It is less than a fortnight since Manchester United made it clear that they were not interested in bringing Pep Guardiola to the club, instead staunchly backing Louis van Gaal. Comedy is all about timing, you see.
Each United performance in recent weeks has been more miserable than the last, but this one turned the barrel over and started scratching from the other side. Norwich had allowed 47 shots on target in their previous seven away league games. Just the two from United at Old Trafford.
Speaking after the game, Van Gaal conceded that the sacking of Jose Mourinho had only made his task harder. “Of course I am worried about it because belief in a manager is very important,” Van Gaal said. “And when you lose as a manager that confidence decreases.” Van Gaal also admitted that he had no words for his players after defeat. The time for inspiration had probably passed by 5pm, but it again reflects the Dutchman’s apparent inability to address this slump.
Chelsea’s decision to pull the trigger harms Van Gaal’s own position in two ways. United’s hierarchy not only have a precedent, but an obvious replacement. Carlo Ancelotti and Pep Guardiola are two candidates for next summer but Mourinho is waiting in the wings, coughing pointedly.
Mourinho now casts a shadow across Van Gaal’s technical area while the Dutchman resolutely sits in his seat. There was only one manager’s name sung in the stands at Old Trafford. Both Norwich and United fans paid their own damning tributes.
Van Gaal’s employment must surely be untenable irrespective of Mourinho’s likelihood to step forward. United are winless in six matches, and now look defensively unsound as well as blunt in attack. Boos are now as regular a feature at Old Trafford as an eyebrow-raising Van Gaal substitution.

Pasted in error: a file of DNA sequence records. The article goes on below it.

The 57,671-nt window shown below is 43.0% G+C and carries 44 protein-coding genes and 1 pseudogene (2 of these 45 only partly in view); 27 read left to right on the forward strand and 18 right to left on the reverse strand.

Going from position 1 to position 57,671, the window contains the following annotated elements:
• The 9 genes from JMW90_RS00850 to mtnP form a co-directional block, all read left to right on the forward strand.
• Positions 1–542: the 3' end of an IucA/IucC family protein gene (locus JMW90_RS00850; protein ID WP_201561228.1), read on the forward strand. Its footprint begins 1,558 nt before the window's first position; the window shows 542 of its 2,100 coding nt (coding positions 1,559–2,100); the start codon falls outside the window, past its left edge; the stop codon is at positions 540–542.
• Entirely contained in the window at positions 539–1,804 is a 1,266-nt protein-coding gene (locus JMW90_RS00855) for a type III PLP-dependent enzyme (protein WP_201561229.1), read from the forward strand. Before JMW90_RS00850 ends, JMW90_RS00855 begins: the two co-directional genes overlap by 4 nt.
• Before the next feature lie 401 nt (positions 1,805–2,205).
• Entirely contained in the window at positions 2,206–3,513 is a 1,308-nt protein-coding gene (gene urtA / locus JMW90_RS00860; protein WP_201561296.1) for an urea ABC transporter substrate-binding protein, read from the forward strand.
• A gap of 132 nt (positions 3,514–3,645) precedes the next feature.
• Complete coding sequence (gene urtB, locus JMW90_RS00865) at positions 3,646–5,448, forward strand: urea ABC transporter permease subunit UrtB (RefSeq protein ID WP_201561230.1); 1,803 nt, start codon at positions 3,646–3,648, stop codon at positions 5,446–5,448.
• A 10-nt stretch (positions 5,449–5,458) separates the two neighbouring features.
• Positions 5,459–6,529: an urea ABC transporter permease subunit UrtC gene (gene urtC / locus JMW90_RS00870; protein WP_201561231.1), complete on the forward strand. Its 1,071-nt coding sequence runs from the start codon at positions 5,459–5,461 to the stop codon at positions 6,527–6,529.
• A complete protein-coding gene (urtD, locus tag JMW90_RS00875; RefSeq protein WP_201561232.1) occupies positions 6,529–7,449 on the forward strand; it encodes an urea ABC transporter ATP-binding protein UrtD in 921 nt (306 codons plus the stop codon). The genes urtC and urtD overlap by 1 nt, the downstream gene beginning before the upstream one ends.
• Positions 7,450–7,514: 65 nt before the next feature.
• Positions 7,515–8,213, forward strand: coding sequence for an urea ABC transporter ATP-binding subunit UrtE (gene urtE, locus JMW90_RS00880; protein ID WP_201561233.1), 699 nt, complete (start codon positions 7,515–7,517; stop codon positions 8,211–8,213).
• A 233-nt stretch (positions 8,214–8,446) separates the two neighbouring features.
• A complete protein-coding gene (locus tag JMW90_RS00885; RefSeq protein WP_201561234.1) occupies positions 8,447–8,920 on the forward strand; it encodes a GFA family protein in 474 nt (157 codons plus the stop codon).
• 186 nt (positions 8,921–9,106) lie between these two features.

Chelsea supporters’ reason for anger at the departure of their manager at least partly reflected a desire to shun the short-termism that has hung around their necks like an albatross. It’s an understandable concern, but Van Gaal has never been the long-term option for United. He was intended as the calm after the storm, the reliable stopgap and rebuilder of United’s house. Most supporters are tired of watching the paint drying on the walls.
A few weeks ago, we wrote that the most important question for Van Gaal was in which direction they would lurch next, but few predicted a decline this stark. United rank 18th in the Premier League for shots taken, 15th for shots on target and eighth for goals scored. Functionality was forgivable when results were satisfactory. Dropping out of the top four will cause justified panic.
Key players feel underused, demotivated or ostracised. Every player bar Chris Smalling and David de Gea has declined during his management. United are scoring fewer goals than at any other point during the Premier League era, a reputation foolishly staked on captain Wayne Rooney. The reasons for Van Gaal’s immediate unemployment now firmly outweigh those for continued faith.
Van Gaal has been unfortunate with two separate injury crises, but that is where Lady Luck should stop shouldering the blame. The rest is down to him. Even the loyalists have now turned.